And yet they are choosing not to use them here. This is idiotic. So we’re going to effectively have 2 “world” standards. Why not just make everything CCS? Is there a limitation on CCS that NACS solves?

JaredTheGeek
JaredTheGeek
1 year ago
Reply to  Outofstep

One more time. CCS in Europe is not the same as CCS in the US. The CCS plug is a worse standard for the US.

Drew
Drew
1 year ago
Reply to  Outofstep

The CCS in Europe is a little different from the one here, but no, there isn’t a problem with CCS that NACS solves, unless you count a bit of extra bulk as a problem.

Also, there are more world standards, since China uses their own and Japan uses CHAdeMO.

Personally, I’ll just be glad to have any standard become the US standard just so that you can expect any EV to be on the standard.

Outofstep
Outofstep
1 year ago
Reply to  Drew

This just makes me more annoyed. I’m with you. Give us one standard instead of all these different standards. I understand it’s the early days of it so it’s a bit everywhere but one solution would benefit all of us.

Taco Shackleford
Taco Shackleford
1 year ago

Elon is Elon, stop comparing him to others cause it moves him to a level he can’t be removed from. All the manufacturing/design innovation are not his inventions, simply his decisions for his company. Also it still remains to be seen if these innovations are truly here to stay and change the car industry forever, or are just a flash in the pan. Many companies are trying more buttonless approach to dash design and UI, but I foresee a future where these things start getting rejected by consumers when they have more choice of design in more electric vehicles.

JaredTheGeek
JaredTheGeek
1 year ago

Steve Jobs didn’t invent anything either. Sometimes it just takes someone who can drive the right people to perform to accomplish a goal. Someone with a vision. You are right, will all of Elons vision remain? Maybe not but he is responsible for modern EV adoption because Tesla made it easy from a user perspective.

Cerberus
Cerberus
1 year ago

What bothers me even more is the other comparison of him to Howard Hughes. He WISHES he was HH, at least the earlier part of his life.

Arch Duke Maxyenko
Arch Duke Maxyenko
1 year ago

Except for the part about Elon not having actually invented a fucking thing in his life.

Dogisbadob
Dogisbadob
1 year ago

I really want to see Rivian and Lucid succeed. Elon’s shit isn’t the only reason for that.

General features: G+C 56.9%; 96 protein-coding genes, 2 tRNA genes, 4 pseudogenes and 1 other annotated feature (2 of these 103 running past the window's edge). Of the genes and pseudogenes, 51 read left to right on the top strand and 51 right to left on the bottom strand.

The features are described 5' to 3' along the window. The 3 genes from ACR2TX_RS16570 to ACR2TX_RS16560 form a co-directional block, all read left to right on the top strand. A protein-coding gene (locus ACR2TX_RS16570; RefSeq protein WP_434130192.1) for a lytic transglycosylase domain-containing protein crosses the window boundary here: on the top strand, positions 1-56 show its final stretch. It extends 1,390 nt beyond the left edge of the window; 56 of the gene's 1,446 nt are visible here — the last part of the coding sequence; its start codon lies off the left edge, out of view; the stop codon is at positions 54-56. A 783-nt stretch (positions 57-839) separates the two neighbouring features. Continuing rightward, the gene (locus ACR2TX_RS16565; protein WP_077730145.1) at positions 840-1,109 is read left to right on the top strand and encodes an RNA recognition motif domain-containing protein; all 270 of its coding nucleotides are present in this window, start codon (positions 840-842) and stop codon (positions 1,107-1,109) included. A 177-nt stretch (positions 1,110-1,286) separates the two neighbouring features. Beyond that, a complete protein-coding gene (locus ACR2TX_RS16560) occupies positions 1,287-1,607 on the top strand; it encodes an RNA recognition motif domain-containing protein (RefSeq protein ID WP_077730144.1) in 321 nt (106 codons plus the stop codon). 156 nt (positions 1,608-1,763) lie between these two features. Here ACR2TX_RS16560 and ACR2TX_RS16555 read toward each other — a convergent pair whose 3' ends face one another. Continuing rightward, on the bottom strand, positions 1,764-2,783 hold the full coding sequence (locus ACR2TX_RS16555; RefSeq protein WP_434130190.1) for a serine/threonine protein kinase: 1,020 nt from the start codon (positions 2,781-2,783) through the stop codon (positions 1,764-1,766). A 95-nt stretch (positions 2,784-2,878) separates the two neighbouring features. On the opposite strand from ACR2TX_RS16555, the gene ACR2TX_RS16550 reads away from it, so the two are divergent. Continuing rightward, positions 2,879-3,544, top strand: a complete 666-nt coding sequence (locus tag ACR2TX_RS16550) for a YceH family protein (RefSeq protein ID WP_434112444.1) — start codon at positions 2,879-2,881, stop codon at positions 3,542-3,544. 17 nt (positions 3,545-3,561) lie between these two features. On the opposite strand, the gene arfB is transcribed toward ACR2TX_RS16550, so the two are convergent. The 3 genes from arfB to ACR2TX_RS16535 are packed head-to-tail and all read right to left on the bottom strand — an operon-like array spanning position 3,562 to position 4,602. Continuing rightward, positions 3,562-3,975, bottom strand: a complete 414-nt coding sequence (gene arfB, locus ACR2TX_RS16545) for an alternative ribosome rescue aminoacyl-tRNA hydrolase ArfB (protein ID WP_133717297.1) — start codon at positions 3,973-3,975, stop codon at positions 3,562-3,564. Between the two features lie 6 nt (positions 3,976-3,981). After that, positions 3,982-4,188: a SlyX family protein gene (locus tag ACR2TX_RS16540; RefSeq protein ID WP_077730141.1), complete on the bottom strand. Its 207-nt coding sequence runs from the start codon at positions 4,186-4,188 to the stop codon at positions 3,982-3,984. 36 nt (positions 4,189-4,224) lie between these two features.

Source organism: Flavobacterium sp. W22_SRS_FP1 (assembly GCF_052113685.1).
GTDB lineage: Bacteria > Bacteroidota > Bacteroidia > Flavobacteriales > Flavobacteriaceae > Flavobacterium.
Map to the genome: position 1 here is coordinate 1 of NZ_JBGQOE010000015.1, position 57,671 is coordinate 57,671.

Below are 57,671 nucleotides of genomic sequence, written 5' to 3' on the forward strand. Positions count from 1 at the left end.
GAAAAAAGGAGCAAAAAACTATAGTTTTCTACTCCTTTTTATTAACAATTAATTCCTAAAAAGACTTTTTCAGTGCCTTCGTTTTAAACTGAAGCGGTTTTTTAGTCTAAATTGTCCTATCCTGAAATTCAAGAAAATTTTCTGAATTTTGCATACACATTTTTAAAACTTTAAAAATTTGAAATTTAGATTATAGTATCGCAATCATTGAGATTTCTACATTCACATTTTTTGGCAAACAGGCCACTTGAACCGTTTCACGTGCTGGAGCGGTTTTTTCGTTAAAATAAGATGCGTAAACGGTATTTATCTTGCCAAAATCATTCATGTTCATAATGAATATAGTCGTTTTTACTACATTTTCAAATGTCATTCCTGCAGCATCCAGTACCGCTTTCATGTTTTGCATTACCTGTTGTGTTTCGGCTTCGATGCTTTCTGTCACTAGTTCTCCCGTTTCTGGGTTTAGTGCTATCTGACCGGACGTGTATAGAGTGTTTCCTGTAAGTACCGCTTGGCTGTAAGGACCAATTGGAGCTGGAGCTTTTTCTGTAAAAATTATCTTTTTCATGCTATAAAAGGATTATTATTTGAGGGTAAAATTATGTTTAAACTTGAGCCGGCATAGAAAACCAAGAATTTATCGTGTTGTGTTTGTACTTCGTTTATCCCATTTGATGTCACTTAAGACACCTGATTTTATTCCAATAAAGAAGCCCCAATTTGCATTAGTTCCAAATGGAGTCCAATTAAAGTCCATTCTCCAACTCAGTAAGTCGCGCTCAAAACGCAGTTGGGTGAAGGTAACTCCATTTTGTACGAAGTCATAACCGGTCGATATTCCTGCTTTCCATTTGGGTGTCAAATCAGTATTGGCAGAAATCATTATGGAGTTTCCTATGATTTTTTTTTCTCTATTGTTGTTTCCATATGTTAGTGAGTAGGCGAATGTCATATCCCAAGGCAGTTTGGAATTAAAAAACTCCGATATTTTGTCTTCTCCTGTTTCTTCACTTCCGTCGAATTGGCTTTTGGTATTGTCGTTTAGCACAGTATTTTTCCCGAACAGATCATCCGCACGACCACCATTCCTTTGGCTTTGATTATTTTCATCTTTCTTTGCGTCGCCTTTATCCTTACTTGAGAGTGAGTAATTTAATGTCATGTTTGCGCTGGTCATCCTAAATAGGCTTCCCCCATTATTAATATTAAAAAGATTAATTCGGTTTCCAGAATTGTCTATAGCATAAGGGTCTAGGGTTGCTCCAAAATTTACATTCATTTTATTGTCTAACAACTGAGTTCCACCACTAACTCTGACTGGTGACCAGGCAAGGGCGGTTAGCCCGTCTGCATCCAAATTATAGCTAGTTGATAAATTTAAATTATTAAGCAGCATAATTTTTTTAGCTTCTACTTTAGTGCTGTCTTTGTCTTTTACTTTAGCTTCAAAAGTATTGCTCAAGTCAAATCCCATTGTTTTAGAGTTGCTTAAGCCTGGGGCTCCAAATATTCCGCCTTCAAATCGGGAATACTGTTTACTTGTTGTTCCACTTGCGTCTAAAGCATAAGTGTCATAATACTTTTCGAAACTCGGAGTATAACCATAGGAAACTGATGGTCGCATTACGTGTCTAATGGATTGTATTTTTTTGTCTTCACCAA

Rad Barchetta
Rad Barchetta
1 year ago

Elon Musk is more like the new Howard Hughes. The older he gets the more batshit crazy he is. Cybertruck may be his Spruce Goose.

Taco Shackleford
Taco Shackleford
1 year ago
Reply to  Rad Barchetta
Ranwhenparked
Ranwhenparked
1 year ago
Reply to  Rad Barchetta

So, is he going to invent a new pushup bra, get momentarily into amateur golf tours, start a brewery, and make some movies before going into casinos? If so, I might actually come to like this Elon guy

Cerberus
Cerberus
1 year ago
Reply to  Rad Barchetta

I don’t think he’s getting crazier, he’s just less restrained. As for HH, no way. HH had balls and not only used them for things like flying his own aircraft, but he was women far beyond Elon in both quality and quantity.

Ranwhenparked
Ranwhenparked
1 year ago
Reply to  Cerberus

Hughes’ problem was his untreated/self-medicated mental illness that was left to progress to a debilitating level, while an army of opportunistic yes-men kept him drugged and locked away and used his companies like their own personal ATM. Really sad, if he had more living close family members, or at least one or two close advisors who truly had his well-being at heart, things could have been different. He was only in his early 70s when he died, that’s like 50 in billionaire years.

Sensual Bugling Elk
Sensual Bugling Elk
1 year ago

Everyone yelling obscenities at each other about Elon feels real Old Lighting Site, so I’m going to pretend this is Thanksgiving dinner and change the subject with no segue.

Anyone got recommendations for good books for gearheads that aren’t actually about cars? As an example, I read A Man Called Ove last weekend, which I then described to a friend as being about “dealing with grief, filling voids in one’s life, the concept of the self as a function of others, and Saab ownership.” Cried three times reading the book cover to cover in one sitting.

Nsane In The MembraNe